Today appears to be former employee day, topped off with the first seizure order I’ve seen under the still relatively new Defend Trade Secrets Act (DTSA), which is what we used to call UTSA, or TUTSA or TTSA back when it was common law or Texas statutory law. In this case, a former employee is alleged to have taken the company’s trade secrets. Judge Mazzant authorized seizure of a laptop belonging to the company in the employee’s possession, but the laptop couldn’t be found, which set the stage for the injunction proceeding as well as additional excitement for the defendants’ electronic devices.
You know those cases where an employee leaves the company and after being sued by the employee the company discovers that some things happened to documents relating to the claim? This is one of those cases, and the aspect we’re looking at is the motion for sanctions arising out of the alleged destruction of documents alleged by be relevant to the claims by the former employee.
It was literally a dark and stormy night in Lavon, Texas when the plaintiff’s home, including allegedly the brick veneer, was damaged in a hailstorm/windstorm. The insurance claim that arose out of that storm generated a recent order granting only a wee bit of a motion to exclude an expert witness in the Sherman Division.
This is a trademark and unfair competition case. The case ended with an injunction, which was then followed by the defendant taking bankruptcy. Plaintiff, however, continued to see the Defendant violating the injunction through its social media posts, and filed a motion for contempt, which is where the interesting part started.
There are a number of significant recent venue opinions in the past few days – significant because they’re all from different judges. The week is getting busy with hearings and hearing prep, but I wanted to start rolling out commentary, beginning with this one from Judge Mazzant in Sherman.
It’s a sad day with Jason Witten retiring from our beloved Cowboys, so I decided I had to wear the jersey to work. Which made for interesting sidewalk conversation when I asked a herd of lawyers headed past my office how they were expecting their hearing with Judge Gilstrap to go, where they were on the docket, and which pretrial motions they had rulings on already. (This time next week Law.com will probably be running a story about how homeless people in Marshall quiz visiting lawyers about federal civil procedure).
But life goes on … as it did for the parties in this case in which Judge Mazzant entered judgment for $24 million and change following a jury verdict last fall in which the jury found that there was no patent infringement but that there was a breach of contract, specifically a confidentiality agreement, and assessed $15 million in damages.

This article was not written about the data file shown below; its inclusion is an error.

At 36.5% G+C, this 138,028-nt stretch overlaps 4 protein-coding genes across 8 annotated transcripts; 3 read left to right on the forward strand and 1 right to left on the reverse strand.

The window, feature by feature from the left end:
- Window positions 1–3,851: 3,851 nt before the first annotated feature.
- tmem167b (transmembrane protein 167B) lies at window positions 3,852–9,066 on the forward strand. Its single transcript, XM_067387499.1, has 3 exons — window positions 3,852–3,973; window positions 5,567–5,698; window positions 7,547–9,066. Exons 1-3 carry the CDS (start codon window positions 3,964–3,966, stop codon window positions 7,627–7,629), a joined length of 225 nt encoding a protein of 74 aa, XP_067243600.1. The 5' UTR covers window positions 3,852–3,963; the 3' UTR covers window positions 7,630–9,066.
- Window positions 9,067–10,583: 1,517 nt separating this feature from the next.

This is a patent infringement case involving medical devices that are currently in clinical trials across the country, including at sites in the Eastern District of Texas. The original motion to dismiss for improper venue was denied pre-TC Heartland. The renewed motion was denied because the issue of improper venue could not be addressed at the motion to dismiss stage because the basis for the defense depended on factual questions that could not be resolved at that stage.
But once further discovery into the infringing acts in the EDTX was conducted, at the summary judgment stage the Court could address the question of the relevance of the § 271(e)(1) safe harbor defense in determining whether venue was proper.
Some afternoons it’s not the weather than sends chills down your spine but the thought that you could have been in a party’s position in a case you’re reading. In the attached, Judge Mazzant denied a party’s motion to withdraw a party’s motion to withdraw and amend deemed admissions. The order provides a useful guide on what facts are important when you find yourself in a similar situation. Or, let’s be clear here – how not to respond to discovery requests.
Okay, maybe that’s a tad bold, but seriously – what’s not to like about an opinion that lays out jurisdictional facts and tells you when you have enough? Of course it also notes that there isn’t general personal jurisdiction, but then you already knew that, right?
Last month I mentioned a law professor of mine telling me that the thing that lawyers are most interested in learning about federal court is how to get out, hence the interest in standards for removal and remand. It turns out that’s not exactly true – they are actually even more interested in the standards for setting aside default judgments (which includes the subsidiary issue of setting aside the clerk’s entry of default. This case by Judge Mazzant is not the freshest egg in the drawer, but Westlaw apparently just decided that it needed publishing, and after all, ten months is not such a long time. So here are the standards you need if you find yourself in this very uncomfortable situation.